The Mobile County NAACP criticized a grand jury’s decision not to criminally charge the police officer who fatally shot a Black teenager, AL.com reports.
Mobile police Officer Harold Hurst killed Michael Moore in Mobile, Alabama, during a traffic stop in June. According to authorities, Moore, 19, was driving a stolen vehicle and attempted to reach for a gun in his waistband during the stop.
The NAACP released a statement Tuesday night following the grand jury’s announcement earlier that day:
“A number of questions remain about the case, particularly the disposition of the weapon, witness testimony and other facts that we believe warranted further examination in a court of law. What legal precedents were applied to these facts? Without knowing what evidence was presented to the 17-member grand jury, we are operating in a vacuum. Therefore, we cannot have complete satisfaction with the process or total confidence in the grand jury members’ collective decision.”
A separate AL.com report said disputes exist about key circumstances surrounding the shooting. Some witness accounts raised questions about whether Moore actually reached for a weapon.
Additionally, others point out that Moore’s weapon was not secured at the scene, causing some to speculate that it was planted. Authorities said the weapon remained in Moore’s waistband and turned over to police at the hospital.
Many of those questions caused discontent and protests in Mobile after the shooting. The grand jury’s decision makes it unlikely that there will be answers at a trial.
Grand jury secrecy only fuels anger and distrust of the process. Mobile County District Attorney Ashley Rich said at a press conference Tuesday that the jurors heard more than 40 hours of testimony—including evidence from police and FBI investigations. However, the law prohibits her from discussing details.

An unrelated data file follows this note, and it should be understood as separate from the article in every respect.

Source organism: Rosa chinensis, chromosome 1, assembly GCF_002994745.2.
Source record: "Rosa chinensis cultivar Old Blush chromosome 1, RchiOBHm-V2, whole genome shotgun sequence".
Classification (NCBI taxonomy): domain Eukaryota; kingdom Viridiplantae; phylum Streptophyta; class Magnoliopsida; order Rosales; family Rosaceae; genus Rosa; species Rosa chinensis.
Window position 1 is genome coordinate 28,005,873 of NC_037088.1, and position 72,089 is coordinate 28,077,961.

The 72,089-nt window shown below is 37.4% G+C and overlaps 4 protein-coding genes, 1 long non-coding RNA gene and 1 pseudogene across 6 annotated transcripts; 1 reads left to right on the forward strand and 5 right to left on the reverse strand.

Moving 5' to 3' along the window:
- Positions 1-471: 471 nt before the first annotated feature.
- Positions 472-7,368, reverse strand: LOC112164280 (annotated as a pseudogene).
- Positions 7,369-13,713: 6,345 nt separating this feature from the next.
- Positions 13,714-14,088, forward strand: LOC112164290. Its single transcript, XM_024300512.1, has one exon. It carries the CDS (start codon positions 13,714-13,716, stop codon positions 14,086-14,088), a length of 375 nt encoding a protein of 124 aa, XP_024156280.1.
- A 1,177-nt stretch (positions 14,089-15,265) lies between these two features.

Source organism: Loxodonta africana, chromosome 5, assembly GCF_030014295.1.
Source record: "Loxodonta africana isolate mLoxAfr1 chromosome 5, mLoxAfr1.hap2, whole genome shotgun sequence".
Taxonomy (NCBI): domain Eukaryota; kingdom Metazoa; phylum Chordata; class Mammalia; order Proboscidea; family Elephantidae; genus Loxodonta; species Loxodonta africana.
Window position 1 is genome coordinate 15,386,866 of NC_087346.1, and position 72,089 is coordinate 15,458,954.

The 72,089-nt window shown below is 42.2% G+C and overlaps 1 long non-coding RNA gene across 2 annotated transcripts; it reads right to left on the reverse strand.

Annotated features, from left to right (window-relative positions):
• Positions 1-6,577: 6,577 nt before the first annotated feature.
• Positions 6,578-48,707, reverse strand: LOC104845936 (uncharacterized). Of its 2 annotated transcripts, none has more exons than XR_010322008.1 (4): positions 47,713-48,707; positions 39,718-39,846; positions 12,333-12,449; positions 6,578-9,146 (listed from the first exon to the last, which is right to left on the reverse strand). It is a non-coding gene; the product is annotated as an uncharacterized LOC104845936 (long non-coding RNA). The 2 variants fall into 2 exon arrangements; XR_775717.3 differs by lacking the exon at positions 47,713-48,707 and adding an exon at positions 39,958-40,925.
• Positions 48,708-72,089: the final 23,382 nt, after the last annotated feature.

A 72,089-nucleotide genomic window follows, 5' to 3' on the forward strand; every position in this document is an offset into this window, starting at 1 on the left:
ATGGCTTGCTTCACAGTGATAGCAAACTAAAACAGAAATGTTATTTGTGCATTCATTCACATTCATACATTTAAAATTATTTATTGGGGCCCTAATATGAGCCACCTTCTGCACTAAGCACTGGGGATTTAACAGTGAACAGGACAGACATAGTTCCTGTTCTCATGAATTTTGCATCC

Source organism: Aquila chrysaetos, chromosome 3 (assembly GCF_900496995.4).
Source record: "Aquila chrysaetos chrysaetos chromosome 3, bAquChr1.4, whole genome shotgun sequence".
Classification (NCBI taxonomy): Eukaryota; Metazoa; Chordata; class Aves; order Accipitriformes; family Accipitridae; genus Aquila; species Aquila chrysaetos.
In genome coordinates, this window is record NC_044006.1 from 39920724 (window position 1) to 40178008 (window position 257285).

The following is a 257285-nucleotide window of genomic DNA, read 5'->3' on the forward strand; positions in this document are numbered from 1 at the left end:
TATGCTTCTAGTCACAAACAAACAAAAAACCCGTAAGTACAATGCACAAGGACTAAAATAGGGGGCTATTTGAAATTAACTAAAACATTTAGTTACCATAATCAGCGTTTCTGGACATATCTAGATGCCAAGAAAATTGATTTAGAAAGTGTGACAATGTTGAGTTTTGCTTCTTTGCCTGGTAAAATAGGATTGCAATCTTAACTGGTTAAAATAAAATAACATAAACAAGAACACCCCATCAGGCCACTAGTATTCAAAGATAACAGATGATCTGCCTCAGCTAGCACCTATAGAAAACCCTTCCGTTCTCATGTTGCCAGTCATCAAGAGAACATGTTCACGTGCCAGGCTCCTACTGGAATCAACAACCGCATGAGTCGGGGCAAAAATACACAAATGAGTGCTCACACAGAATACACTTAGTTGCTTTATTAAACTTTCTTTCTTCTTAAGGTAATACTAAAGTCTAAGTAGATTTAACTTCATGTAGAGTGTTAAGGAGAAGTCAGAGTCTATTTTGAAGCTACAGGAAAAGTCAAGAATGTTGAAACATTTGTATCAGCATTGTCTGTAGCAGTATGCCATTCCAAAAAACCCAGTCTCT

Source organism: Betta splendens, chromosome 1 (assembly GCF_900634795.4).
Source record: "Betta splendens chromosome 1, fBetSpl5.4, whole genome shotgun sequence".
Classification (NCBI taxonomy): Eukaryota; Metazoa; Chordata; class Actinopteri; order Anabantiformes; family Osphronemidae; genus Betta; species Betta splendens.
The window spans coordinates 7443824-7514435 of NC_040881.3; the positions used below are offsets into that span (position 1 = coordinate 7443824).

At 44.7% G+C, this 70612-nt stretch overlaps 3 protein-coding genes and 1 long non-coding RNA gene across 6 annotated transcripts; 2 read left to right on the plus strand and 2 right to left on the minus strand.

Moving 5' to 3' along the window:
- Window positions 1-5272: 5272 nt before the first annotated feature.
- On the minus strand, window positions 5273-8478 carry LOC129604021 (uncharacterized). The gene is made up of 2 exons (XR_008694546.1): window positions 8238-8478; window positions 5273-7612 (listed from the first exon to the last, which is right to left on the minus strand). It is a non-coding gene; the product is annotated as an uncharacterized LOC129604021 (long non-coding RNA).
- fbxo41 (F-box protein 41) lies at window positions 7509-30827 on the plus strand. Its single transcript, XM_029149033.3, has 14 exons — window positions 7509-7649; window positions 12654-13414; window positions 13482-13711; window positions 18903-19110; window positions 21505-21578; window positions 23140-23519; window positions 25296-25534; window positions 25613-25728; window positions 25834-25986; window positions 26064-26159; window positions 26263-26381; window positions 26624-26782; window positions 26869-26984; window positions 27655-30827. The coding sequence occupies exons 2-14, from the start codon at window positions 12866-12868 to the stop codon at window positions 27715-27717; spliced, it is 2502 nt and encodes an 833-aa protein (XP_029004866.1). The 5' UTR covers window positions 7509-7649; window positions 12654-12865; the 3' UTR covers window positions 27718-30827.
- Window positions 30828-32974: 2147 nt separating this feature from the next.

Two elected state officials, State Sen. Vivian Davis Figures and State Rep. Barbara Drummond, attended the press conference as representatives of the group Leaders for Truth and Justice and assailed the lack of transparency.
Figures said, “There’s so much that we don’t know. We don’t know what was presented to the grand jury,” the news outlet reported.
She has questions about whether the officer followed procedure and if the grand jury looked into that issue. Figures added that she has “faith” that the Justice Department would continue its investigation.
The NAACP echoed those questions, adding that it plans to expand its own investigation into the shooting.
SOURCE: AL.com | PHOTO CREDIT: Getty, Twitter, Facebook
Local NAACP Questions Grand Jury Decision Not To Indict Alabama Officer Who Killed Black Teen was originally published on newsone.com